Permanent Marker

Mood: head above water | Drinking: fountain soda

poppy

My first tattoo came on the heels of a breakup.

I didn’t do anything as reckless as inking a broken heart over my left boob. Just a tiny rose, thorns attached, hidden inside my left ankle. It was barely worth the 15 minutes of needle time, it was so small.

But I felt a bit rebellious, a smidge dangerous, a dash mysterious, and I wore it proudly, shunning socks in the chilly Midwest springtime — the better to show it off.

I was all of 23 and teetering on the brink of an identity explosion. I was a late bloomer when it came to so many things — my first kiss at age 19, my first drink at 22. But once I got started, I really made up for lost time.

I had spent so much time during my college years making good grades instead of discovering myself. By the time I hit age 23, I was ripe for discovery. The layers peeled off so quickly, one after the other, until I reached the bare and brazen core and got a good look at the girl I was, and the woman I wanted to be.

Somehow, that whole process involved some permanent ink.

I can’t say that my parents were too happy with the little pink rose, but it was nearly unnoticeable. Of course, the winged angel that showed up between my shoulder blades, and the spike-and-wire heart that appeared on my right ankle shortly thereafter were a bit more disconcerting.

Thirteen years later, I think my identity has been pretty well established, although I feel the need for constant improvement upon the woman I am. A tad more patience would be good, for one thing.

I wear the story of my becoming on all my appendages, now. A catalog of words and art that is as much a part of me as the heart that pounds beneath my skin.

The original rose is gone now, consumed by a black ink dragon, appropriately named “Rose”. The angel on my back remains, though as you can see, she’s no longer alone. I’ve kept the spiked heart, too, and scattered more black lines on my arms — a symbol for healing inside my left elbow, a bird on my shoulder, belladonna on my right arm, and my latin motto on my wrist. Boy and I shared a symbol on the eve of our wedding, stained into our lower back and now, for me, joined by two of Hilary Knight’s Beauty & the Beast birds.

I don’t know if the catalog will grow much bigger. These things are hard to predict.

I’ve heard some say that people get inked only to improve their self-esteem. I can’t, of course, speak for anyone but myself, and for myself I say these marks are not an improvement, not even a decoration. They are not there to make a statement.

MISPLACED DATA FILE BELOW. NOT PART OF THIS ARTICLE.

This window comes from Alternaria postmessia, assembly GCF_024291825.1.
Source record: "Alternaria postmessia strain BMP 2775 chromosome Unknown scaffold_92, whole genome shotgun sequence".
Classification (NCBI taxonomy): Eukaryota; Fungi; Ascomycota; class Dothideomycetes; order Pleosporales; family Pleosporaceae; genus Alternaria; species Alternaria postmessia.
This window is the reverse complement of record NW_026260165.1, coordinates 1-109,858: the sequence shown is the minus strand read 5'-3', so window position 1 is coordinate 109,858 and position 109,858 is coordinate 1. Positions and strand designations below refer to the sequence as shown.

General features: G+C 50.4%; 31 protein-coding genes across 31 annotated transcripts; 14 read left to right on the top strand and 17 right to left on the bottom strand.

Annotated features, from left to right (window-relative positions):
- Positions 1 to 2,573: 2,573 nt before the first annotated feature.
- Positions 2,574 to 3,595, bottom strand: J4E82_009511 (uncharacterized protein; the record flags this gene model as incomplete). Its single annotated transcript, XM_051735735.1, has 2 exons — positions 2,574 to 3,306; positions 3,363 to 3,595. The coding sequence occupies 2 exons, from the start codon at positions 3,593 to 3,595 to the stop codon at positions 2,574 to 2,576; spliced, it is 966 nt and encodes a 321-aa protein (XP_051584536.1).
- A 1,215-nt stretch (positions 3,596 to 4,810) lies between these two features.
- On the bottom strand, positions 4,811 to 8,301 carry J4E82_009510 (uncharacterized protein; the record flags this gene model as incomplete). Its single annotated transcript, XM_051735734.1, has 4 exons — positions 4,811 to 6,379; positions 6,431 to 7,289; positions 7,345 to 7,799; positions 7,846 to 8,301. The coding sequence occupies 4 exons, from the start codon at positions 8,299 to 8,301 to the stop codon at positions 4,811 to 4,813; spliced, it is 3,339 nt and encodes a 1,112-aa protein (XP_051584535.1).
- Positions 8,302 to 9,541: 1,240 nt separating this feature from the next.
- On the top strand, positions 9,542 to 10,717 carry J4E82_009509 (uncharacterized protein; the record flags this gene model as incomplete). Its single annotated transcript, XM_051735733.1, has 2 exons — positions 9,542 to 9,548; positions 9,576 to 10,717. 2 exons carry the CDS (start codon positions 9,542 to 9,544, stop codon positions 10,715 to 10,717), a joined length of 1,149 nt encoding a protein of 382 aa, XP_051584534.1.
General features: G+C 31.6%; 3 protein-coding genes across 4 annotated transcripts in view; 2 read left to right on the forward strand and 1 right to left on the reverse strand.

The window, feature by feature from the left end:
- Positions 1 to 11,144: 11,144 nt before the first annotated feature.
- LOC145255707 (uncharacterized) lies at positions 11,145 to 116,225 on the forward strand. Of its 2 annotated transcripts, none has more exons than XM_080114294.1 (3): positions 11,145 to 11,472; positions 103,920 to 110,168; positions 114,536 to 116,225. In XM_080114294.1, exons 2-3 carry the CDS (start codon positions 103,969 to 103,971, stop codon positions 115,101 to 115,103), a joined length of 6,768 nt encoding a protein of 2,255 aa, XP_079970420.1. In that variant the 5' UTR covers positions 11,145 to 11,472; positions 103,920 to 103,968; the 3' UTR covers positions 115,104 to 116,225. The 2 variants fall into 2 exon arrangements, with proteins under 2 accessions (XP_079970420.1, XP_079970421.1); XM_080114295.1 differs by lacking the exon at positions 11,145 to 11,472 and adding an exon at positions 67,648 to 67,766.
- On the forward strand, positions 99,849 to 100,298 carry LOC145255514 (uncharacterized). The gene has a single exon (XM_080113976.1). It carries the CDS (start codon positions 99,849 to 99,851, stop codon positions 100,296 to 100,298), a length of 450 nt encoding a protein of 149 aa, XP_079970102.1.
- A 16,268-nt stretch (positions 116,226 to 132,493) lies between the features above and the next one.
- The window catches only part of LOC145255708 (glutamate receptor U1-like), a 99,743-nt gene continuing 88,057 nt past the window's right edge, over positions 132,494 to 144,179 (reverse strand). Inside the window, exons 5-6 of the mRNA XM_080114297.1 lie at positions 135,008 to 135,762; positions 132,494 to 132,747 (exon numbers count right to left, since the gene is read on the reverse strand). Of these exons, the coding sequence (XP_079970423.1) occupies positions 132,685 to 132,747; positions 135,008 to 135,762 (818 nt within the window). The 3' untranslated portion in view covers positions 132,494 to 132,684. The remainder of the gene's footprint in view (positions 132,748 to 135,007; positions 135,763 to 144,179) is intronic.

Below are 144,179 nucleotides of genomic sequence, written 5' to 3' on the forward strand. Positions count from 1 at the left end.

My tattoos exist only for me. They are my map, my compass. A memoir. I’ll never forget where I have been, nor yet where I want to go. I bear the memory in my skin.

Tattoos are not for everyone, and they are a choice that should be made with care. Get that Tasmanian Devil smeared on your left butt cheek today and you may find yourself wishing for a laser tomorrow.

But for me, tattoos tell a story. And I’ve always loved a good story…

-Lo, who hopes it will be an epic tale of love and adventure.

P.S. Personal experience with the following tattoo artists allows me to give them the highest recommendations:

Jesse Tuesday  *  Laura Satana  * Rocio Arteaga  *  Marx Barry

Deadly Nightshade

bella
Mood: Satisfied
Drinking: Water

I’m letting the ink sink in.

Fresh from the gun, my newest tattoo is all crisp lines and delicate shades, standing out in bold relief until it heals and peels.

My 13th tattoo is an art noveau interpretation (drawn by the lovely Sarah and fine-tuned by the talented Rocio) of the Atropa belladonna plant, also known as deadly nightshade. It’s one of the most toxic plants in the western hemisphere. Children have been poisoned by eating as few as three of the shiny purple berries.

If you’re a Burton fan, you’ll recognize it as the plant that Sally uses in The Nightmare Before Christmas to poison Doctor Finklestein and make her escape.

But the plant’s poisonous nature is not really the reason I’m going to wear it on my arm forever.

“Belladonna” is Italian for “beautiful woman”. Drop the first three letters and you have my name — which means “the woman” in Italian.

I got the first part of this tattoo — a single belladonna flower and leaf — when I visited Italy for the first time in 2005. Boy and I got (non-matching) tattoos in a little shop near the Vatican. The tattoo artist’s name was Materazzi Maurizio. He had papered the walls of his small shop with posters of homoerotic Roman centurions, and he spoke only two or three words of English, which was about as many as I spoke in Italian.

We managed to get our tattoos without mishap, and the belladonna flower on my right arm has been a favorite ever since.

But in recent months it’s started to look lonely to me, and I thought that letting more belladonna twine up my arm would be a great way to celebrate my birthday.

To me, the belladonna tattoo signifies a time of coming into my own, of settling into my skin and embracing the woman that I’ve become, thorns and all. I like the duality of the beautiful woman/deadly nightshade nature of the word. There does always seem to be a bit of poison in the beauty.

Bella donna. She’s who I’m learning to be.

-Lo, who isn’t afraid of the needle.

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